Go over to the Nation.com and read this article. Go on, I’ll wait.
I’ve been thinking a lot lately about the emphasis–or lack of it–that our society places on caregiving, and remembering an experience I had after the birth of the Bee, when I was still a pretty new mom.
I first got involved in parenting & the internet when I was pregnant with the Bee, joining a listserv for other women who were due in September of 1999. After she was born, I joined hipmama, and spent hours on their forums, trying to find a community of people who wanted to think differently about parenting. Some of those hours were ones I spent at work, reading online while I pumped breastmilk in my office, or nursed the Bee.
One day, I got an email from a reporter who was writing a story commissioned by one of the women’s policy organizations in DC–maybe Institute for Women’s Policy Research? She wanted to know if I was interested in being interviewed about my experience of going back to work fairly soon after the birth of my daughter. I hemmed and hawed a bit–because I didn’t feel like I had had that tough a time with the transition, but eventually, I agreed to do the interview, and sent her my phone number.
She called me, and we had a long conversation about my (to me) extremely accommodating boss, & my overall experience becoming a working mom. I had gotten this job while I was pregnant, and through a phone interview, and I went from working for a mid-sized organization to a fairly small non-profit that had fewer than 10 staff. I did disclose to my then-prospective employer that I was pregnant, and when he asked me if I intended to come back to work after the baby was born, I told him I didn’t know–that I intended to, but I also knew I couldn’t predict how I would feel about it once the baby was there. He hired me anyway, knowing that I might only work there for five months.
When the Bee was born, I took three months off (one paid, two unpaid), and then I went back to work. Landisdad took paternity leave for another two months, but almost from the beginning, I took the Bee to work with me a day or two a week. I continued to bring her to work with me until she was 18 months old, and never heard a peep about it from my boss–in fact, I still see him at work-related events, and he never fails to ask how she is doing.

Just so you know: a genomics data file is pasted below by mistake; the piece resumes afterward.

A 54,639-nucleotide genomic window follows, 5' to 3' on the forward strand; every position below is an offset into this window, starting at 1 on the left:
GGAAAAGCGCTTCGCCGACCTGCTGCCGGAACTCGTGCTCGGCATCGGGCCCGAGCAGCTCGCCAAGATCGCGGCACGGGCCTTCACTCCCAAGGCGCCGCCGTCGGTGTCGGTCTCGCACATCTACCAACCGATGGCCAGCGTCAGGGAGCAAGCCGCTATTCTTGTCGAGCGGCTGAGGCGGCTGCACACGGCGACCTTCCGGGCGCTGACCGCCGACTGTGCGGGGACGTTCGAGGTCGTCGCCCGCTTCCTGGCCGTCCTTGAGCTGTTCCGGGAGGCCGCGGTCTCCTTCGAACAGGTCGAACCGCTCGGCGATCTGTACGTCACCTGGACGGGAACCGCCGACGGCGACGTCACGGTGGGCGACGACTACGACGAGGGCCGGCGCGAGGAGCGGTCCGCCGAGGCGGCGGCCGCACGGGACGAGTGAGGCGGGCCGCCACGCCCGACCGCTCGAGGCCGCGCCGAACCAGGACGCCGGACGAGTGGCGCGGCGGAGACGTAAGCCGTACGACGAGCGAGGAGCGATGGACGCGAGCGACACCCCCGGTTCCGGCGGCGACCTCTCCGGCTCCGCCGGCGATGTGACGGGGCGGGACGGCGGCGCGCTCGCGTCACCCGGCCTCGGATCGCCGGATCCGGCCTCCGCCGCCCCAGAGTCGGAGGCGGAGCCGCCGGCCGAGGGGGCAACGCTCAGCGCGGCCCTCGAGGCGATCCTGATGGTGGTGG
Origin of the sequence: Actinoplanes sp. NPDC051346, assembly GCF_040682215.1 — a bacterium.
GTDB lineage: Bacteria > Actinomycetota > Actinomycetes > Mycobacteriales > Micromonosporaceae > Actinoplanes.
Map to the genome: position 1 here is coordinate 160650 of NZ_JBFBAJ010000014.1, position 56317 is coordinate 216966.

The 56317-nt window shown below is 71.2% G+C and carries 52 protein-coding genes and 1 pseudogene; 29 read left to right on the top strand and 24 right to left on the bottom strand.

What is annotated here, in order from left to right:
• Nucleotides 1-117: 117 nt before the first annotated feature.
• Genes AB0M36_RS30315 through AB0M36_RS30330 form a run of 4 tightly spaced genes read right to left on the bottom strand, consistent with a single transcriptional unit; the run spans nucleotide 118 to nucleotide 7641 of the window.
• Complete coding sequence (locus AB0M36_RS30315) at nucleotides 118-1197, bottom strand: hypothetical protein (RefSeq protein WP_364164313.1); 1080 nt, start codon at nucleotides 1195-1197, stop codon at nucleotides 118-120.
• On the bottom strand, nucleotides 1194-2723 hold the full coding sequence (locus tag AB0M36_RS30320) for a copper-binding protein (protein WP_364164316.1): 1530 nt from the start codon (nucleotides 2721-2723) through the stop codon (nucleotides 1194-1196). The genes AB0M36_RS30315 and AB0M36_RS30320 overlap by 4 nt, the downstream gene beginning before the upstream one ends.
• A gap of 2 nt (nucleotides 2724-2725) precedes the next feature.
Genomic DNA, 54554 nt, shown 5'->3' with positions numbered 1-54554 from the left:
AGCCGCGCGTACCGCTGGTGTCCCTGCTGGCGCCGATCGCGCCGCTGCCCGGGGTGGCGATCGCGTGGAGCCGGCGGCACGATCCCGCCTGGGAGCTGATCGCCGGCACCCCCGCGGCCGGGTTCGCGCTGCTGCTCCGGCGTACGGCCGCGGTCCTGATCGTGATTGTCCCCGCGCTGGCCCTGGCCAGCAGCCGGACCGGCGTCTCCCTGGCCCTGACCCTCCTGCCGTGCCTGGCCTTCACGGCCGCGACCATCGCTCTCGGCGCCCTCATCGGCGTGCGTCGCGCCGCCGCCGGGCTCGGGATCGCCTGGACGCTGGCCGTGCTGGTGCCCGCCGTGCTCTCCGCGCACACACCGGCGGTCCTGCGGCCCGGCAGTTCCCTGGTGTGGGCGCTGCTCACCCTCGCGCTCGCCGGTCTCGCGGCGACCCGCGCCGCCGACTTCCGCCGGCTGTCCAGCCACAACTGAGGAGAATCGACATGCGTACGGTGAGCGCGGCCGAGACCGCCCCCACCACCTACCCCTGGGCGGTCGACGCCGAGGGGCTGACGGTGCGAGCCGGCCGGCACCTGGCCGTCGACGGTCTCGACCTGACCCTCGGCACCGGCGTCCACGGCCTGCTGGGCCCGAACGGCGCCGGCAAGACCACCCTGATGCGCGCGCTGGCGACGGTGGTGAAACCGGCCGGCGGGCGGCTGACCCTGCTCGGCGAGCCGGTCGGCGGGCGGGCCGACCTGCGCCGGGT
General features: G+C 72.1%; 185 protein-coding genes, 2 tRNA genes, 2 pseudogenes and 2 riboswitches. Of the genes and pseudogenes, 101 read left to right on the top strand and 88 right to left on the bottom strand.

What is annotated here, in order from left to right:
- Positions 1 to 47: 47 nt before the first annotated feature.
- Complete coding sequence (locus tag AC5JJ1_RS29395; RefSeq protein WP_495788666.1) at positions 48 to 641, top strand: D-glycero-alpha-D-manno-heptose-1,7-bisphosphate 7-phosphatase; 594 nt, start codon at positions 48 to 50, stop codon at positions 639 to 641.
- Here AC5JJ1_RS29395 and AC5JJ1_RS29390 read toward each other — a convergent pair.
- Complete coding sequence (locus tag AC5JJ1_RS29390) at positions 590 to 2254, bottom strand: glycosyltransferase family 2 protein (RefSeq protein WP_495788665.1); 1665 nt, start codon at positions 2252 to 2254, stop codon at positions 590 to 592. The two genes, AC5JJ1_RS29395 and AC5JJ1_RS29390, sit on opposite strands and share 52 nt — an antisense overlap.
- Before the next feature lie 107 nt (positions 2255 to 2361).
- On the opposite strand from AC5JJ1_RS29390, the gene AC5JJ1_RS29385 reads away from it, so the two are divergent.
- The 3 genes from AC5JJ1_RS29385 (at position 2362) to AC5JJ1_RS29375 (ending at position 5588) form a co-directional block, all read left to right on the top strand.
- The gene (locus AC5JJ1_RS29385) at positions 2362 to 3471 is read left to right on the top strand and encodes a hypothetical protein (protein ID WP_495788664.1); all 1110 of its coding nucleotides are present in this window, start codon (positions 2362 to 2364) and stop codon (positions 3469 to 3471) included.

You can see why, when I started the conversation with the reporter, I didn’t feel like I had a terrible story to tell, and after I got through it, I said something like, “so you see, I don’t really think my situation could have been much better.” And then she said something that shocked me. She said, “You don’t? “
And it struck me, suddenly and almost astonishingly, that I had immersed myself so deeply in the myriad problems that other U.S. mothers I knew were going through in wrestling with their choices to stay home or return to work, that I was only measuring my own experience against theirs. I had stopped even hoping for a society that would provide real family support, the way that some other countries do. I had stopped hoping for a society that would pay a parent to stay home for the first year of a child’s life, for example. And stopped hoping that at some point, our government would be convinced that providing safe, high quality daycare was as important as acquiring the latest fighter jet.
I’m getting closer to that care-giver sandwich myself. While I’m not quite at the point of having to figure out elder care, I have quite a few older colleagues and co-workers who are. I’m hoping that by the time I get there, I’m not content to be one of the lucky few, who has a flexible work situation that lets me deal with my care-giving responsibilities too. I’m hoping that instead, we’ll all make it a priority.